Yeah. I really thought that once everything went online and everybody was home, this is not sustainable for people that have little kids. My kids are teenagers. They go to their rooms. They know not to bother me or to check to see what I’m doing, but the people with little kids, that was hard. I would be on a Zoom conference with somebody, and their little kid would come wander in, cry, and they’re talking to them. They’re like, “I’m so sorry.” It’s like, I’m a mom. It is fine. It is totally fine. Take care of your kid, but for the people that still have kids at home, I don’t know how they’re handling it now.

Courtney:

Yeah. It’s a real challenge, and even my friends that are public educator teachers still, if they’ve got young children themselves, and the school teacher says, “No snow day,” if they can’t have childcare lined up for their kid, but they’re expected to be in the class, wow. I mean, even during normal pandemic time, we don’t really encourage our children to be mixing around a whole lot, but sometimes you’ve got tough choices to make. So, that’s really hard, I think, with weather, pandemic life, and all of that.

Amy:

My starter career, I call it, I was a teacher, a computer teacher. I am so glad that’s not what I’m doing now during the pandemic. I gave a talk a month ago, and I did the whole thing in a mask. It was in-person, and I’m like, “Oh my gosh. These teachers have to do this all day with the mask on,” and mine was just 45 minutes.

Courtney:

Sure, yeah.

Angela:

Yeah. I have a granddaughter who is six, and my daughter is home with her. She’s not working, which is good, but it’s really hard on these little kids, because they want to socialize too. It’s good that you have two kids, because even if they drive each other crazy, they’re also playing together and keeping each other company. They need each other so much. I feel like the kids just need the kids more than anything else. I have been taking her to a playground, but we wear a mask. We try to stay in the part of the playground where there’s not a bunch of other kids. We keep rotating around, and lots of hand sanitizer.

Courtney:

For sure. We’re really fortunate in that my older son is part of some public special ed preschool for some already obvious ADHD among a few other things, sensory processing and stuff. He actually does Zoom Circle story time through the preschool. Oh my. If you thought that life in Zoom was comical, wait until you get a gaggle full of preschoolers doing Zoom together.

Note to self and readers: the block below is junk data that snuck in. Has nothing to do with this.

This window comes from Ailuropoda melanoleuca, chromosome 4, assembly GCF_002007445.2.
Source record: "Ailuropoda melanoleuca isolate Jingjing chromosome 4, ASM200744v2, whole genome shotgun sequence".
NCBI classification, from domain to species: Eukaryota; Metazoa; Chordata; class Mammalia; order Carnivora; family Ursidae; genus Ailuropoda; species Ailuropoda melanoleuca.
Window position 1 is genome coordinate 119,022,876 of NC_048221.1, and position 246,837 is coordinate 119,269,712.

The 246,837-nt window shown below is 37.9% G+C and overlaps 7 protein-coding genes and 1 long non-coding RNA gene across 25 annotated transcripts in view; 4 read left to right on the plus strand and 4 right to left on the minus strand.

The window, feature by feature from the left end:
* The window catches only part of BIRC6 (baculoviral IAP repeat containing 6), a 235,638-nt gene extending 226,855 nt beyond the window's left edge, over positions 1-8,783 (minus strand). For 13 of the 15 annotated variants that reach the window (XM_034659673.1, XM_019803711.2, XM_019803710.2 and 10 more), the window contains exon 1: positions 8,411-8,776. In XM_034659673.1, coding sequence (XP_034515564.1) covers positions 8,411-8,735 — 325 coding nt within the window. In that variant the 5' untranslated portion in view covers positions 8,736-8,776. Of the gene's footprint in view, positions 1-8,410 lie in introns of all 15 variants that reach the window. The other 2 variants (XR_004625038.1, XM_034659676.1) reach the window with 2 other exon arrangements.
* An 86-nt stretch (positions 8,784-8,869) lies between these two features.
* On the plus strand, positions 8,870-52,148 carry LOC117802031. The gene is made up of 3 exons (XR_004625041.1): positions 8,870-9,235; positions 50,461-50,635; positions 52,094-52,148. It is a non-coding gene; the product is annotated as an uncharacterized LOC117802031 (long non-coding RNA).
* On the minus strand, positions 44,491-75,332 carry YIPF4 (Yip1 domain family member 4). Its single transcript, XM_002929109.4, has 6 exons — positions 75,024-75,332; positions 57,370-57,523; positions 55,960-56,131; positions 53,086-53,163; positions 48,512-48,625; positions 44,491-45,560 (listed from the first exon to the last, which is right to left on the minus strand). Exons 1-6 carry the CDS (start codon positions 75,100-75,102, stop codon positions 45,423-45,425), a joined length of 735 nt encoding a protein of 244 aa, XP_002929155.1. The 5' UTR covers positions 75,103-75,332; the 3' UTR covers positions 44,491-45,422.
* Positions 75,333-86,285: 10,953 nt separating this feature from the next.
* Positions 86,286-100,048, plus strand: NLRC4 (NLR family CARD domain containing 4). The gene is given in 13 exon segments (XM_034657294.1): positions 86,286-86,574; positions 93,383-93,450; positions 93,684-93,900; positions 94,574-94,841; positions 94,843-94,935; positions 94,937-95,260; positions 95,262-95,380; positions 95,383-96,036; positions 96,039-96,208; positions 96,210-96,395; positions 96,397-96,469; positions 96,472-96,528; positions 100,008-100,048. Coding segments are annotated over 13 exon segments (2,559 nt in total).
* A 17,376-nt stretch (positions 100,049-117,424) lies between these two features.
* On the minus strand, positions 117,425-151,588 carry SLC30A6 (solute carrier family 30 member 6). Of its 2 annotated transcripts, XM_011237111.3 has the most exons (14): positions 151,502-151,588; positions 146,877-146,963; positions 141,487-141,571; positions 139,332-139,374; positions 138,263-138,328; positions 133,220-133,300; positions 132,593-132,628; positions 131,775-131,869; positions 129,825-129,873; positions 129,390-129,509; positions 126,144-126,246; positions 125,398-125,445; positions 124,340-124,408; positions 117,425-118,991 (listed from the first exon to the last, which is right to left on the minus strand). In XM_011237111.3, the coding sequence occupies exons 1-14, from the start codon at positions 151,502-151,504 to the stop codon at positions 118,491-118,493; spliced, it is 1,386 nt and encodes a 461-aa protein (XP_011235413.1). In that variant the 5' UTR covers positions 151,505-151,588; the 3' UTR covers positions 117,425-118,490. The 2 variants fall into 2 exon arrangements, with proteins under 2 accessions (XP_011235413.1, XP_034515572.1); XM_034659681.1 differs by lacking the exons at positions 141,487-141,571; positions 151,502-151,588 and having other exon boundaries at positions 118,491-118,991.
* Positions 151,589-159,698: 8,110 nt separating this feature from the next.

Tracy:

I can’t even imagine.

Angela:

I want to join.

Tracy:

I know. I feel like this is a comedy, a sitcom. Oh my goodness. I can’t imagine. I wasn’t diagnosed with ADHD until my 30s, but if I would have known or even having that as a kid, because I don’t feel like my symptoms were very bad as a kid. They definitely came as an adult, but then I have the ability to kind of educate myself and adjust. Goodness. That sounds complex. Hopefully they’ll find their superpower from it, because everyone talks about the struggle of it, but I also have some of my most creative things, moments, and stuff because of ADHD and mental illness. With a kid and developing that remotely via Skype or whatever, Zoom and all this stuff, that’s a whole other episode right there just to kind of understand that process and see that grow.

Courtney:

Yeah.

Angela:

Everyone at home with their kids, we could just have happy hour and talk.

Courtney:

I’m down for that. In the process of all of that, mentioning that my son does have ADHD, I very firmly want to customize the education options for him as well and make some tough choices, just parenting things like he’s supposed to be due for preschool or for kindergarten next year, but there’s no vaccine for kids under six even on the horizon yet. Helping him with chunking down. My background is a public educator. I think about, “Oh. With ADHD kids, on their IEPs, I saw often we need to chunk down.” Instead of, “Get dressed,” it’s “Find a pair of pants.” So, that’s daily life right before I show up in class, is making sure my kids are up, ready, and off they go. It’s just been a real adventure trying to do Zoom preschool, teach, and lots of fun things.

Tracy:

That’s good. There’s the Spoon Theory, which some people know of, where those with kind of the neuro-divergent have a limited amount of spoons and have to very consciously divvy up. Then like, “I’m out of spoons. I can’t do that thing.” I’ve heard recently the Fork Theory, because with ADHD, one task can become five to ten right away. That image just hit home so much, because I was like, “Oh yeah. That makes a lot of sense. I am out of forks. I have washed them three times today. I can’t get it a third, fourth wind of forks to be able to function on things,” so to chunk that out with the addition of the global pandemic. Have you found any strategies, tips, or things that have been working for you and with kids?

Courtney: